2nd Brown Bag Session
THE ROUNDTABLE CONFERENCE ON WOMEN IN HISTORY, HISTORY OF WOMEN
Last June 27, 2015, I attended a Roundtable Conference on Women in History, History of Women organized by the International Visitory Leadership Program-Philippines (ICLP-Phils.), Inc., Women in Development Foundation (WID), Inc., and the National Historical Commission of the Philippines (NHCP) at the Sulu Hotel. During our brown bag session, I was able to discuss my learnings and experiences from the conference.
The purpose of the said gathering was for national women leaders to craft a framework for locating and writing women in history. Women leaders specializing in the areas of linguistic and theater, arts and culture, history and women representatives from the government were present and were able to impart their knowledge and wisdom in writing a theoretical framework and discussing women’s record in Philippine history. The group was also able to discuss pertinent contemporary issues, particularly the women’s role in the West Philippine Sea conflict and having an independent foreign policy. Former Sen. Leticia Ramos-Shahani led the discussion, calling for a response from the Filipino women.
Seldom do we hear about women in Philippine history and oftentimes, even in contemporary society, we are relegated to the sidelines in socio-political issues. The conference reminded us that if we would only look for them, women are in history as warriors, political leaders, diplomats, and spiritual leaders. Women in history were respected and were functional members of society. In line with the school’s mission and vision, and the main thrust of the Social Sciences department, we would like to impart on our students that they are the modern-day Babaylans. The Scholastican Scions are the scions of the Babaylans and scions of Filipino women in history. Scions who are stewards of history and social justice.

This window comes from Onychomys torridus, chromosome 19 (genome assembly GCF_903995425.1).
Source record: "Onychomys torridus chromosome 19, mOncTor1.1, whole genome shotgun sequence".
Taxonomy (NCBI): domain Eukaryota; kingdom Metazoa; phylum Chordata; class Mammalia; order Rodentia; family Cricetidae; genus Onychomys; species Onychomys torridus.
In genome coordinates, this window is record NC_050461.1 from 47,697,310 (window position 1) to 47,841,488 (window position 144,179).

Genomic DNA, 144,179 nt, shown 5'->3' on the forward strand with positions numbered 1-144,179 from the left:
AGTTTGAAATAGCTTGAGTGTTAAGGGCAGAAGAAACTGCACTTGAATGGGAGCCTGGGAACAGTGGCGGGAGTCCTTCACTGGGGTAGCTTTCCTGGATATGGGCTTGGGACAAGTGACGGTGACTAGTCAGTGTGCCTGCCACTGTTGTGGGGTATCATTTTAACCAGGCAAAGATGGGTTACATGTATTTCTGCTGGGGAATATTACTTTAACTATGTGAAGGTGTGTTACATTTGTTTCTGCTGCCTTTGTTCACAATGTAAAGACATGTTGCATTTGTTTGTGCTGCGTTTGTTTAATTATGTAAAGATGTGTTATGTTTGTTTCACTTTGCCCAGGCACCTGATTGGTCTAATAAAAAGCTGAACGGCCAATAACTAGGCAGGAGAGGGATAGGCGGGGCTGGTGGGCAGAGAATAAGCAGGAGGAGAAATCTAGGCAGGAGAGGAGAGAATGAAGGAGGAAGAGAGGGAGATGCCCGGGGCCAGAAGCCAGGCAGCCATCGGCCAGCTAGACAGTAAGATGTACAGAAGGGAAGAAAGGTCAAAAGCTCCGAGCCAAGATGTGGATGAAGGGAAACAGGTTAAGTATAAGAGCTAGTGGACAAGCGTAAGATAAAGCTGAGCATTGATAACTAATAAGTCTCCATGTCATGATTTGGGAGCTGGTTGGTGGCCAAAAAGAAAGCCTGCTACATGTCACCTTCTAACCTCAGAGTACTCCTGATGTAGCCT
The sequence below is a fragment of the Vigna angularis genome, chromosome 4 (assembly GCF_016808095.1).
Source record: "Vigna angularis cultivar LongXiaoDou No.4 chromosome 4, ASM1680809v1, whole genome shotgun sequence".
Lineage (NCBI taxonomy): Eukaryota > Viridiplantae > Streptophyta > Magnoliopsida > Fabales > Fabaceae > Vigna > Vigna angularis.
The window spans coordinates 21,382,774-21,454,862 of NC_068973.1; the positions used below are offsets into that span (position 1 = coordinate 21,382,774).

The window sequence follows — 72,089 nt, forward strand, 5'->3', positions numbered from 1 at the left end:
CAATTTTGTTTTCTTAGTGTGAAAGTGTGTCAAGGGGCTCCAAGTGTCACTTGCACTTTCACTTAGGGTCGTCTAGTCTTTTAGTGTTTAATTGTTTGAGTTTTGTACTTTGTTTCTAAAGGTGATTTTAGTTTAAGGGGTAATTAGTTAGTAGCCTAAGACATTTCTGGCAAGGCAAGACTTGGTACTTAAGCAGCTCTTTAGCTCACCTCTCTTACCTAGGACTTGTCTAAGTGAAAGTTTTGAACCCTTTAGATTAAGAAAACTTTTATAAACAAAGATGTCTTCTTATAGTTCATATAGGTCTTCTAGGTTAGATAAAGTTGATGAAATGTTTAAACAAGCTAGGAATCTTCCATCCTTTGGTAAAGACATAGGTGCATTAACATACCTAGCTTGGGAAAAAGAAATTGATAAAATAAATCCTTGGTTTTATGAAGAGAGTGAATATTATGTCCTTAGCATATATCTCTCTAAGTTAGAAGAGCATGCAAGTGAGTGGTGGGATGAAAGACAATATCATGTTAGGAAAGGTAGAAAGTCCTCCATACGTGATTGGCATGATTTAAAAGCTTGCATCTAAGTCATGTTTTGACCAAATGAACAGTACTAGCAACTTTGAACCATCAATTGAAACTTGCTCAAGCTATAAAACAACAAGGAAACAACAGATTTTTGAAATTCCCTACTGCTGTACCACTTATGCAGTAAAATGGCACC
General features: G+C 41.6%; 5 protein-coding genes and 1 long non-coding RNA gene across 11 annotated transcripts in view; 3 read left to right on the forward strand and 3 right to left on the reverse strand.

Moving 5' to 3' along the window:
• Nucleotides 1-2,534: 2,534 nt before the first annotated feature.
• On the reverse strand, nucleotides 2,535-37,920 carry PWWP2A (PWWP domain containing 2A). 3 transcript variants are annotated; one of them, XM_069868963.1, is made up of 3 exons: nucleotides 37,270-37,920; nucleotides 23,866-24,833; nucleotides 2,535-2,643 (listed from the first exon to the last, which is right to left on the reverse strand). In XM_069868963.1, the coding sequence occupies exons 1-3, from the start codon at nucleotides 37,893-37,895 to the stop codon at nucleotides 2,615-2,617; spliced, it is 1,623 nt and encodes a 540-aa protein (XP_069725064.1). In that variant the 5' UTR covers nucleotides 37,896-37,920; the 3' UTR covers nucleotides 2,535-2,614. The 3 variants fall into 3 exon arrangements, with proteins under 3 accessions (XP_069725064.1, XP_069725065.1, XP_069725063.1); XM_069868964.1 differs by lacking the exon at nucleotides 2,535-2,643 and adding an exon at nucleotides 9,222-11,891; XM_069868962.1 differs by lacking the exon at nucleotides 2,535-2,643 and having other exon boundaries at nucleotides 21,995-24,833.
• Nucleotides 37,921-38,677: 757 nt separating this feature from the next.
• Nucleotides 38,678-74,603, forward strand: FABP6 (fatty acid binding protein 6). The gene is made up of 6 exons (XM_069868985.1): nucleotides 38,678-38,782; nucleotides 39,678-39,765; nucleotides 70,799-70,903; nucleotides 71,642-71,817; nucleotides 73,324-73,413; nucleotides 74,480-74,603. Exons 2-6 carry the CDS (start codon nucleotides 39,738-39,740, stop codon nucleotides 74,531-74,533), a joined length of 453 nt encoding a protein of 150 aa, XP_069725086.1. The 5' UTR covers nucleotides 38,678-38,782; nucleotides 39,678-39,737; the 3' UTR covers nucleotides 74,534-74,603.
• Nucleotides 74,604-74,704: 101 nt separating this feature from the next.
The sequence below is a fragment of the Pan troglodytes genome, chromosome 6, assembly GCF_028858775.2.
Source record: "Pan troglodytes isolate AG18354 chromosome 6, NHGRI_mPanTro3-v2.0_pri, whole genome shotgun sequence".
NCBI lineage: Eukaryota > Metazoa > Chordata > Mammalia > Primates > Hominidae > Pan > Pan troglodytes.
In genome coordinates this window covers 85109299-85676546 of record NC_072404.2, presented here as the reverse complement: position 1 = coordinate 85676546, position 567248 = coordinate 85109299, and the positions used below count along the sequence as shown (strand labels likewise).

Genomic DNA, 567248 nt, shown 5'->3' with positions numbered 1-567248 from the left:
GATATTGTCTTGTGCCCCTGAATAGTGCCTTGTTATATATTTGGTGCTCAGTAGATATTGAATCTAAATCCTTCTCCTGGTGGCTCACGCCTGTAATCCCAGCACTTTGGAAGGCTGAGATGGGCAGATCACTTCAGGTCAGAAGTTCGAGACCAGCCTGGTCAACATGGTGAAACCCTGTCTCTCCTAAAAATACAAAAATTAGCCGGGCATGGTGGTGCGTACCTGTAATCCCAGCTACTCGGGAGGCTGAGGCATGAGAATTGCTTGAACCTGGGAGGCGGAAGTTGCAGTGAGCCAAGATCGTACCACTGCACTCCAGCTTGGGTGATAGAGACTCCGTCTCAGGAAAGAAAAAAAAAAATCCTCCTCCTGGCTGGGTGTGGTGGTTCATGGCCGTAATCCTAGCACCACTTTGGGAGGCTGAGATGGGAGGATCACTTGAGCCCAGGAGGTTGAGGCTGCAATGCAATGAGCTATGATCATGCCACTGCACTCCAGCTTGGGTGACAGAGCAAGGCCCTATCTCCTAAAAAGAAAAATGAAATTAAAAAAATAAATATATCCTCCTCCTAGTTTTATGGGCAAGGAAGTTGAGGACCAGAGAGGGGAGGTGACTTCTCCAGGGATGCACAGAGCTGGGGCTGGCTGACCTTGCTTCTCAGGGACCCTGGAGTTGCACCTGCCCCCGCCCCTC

By: Ms. Faye G. Rafael
Deforestation is a result of interconnected, complex socio-economic and political issues in our country such as poverty, landlessness, population growth, and elite control. Scientists at Visayas State University in Baybay City, Leyte and the German Agency for International Cooperation proposed a sustainable solution – a farming method called rainforestation. It was developed based on a hypothesis that farming would be more sustainable when the kind of forest trees to be planted would be closer to the original species composition of the local rainforest. It is a community-based reforestation strategy that uses native species for forest restoration. The strategy has evolved to include other land management objectives such as watershed restoration, wildlife habitat restoration, and landslide area rehabilitation.
Considering its approach to community development that is participatory in nature, rainforestation method of farming has changed the sociocultural-economic, political and ecological conditions of local communities like Cienda-San Vicente Farmers Association (CSVFA), the first people’s organization in the Philippines to implement rainforestation. CSVFA President (1992-1994), Agustino Valenzona lucidly confirms this – “rainforestation was our only hope to bring back the rainforest. It also gave us a reason to protect and conserve our remaining forest, not only for the trees and animals living there, but for us and the future generation. Now, we breathe fresh air, drink clean water, sow fertile soils, have stable source of income, the wildlife has returned, and our community is much stronger.’’
By Dr. Rhoda Tayag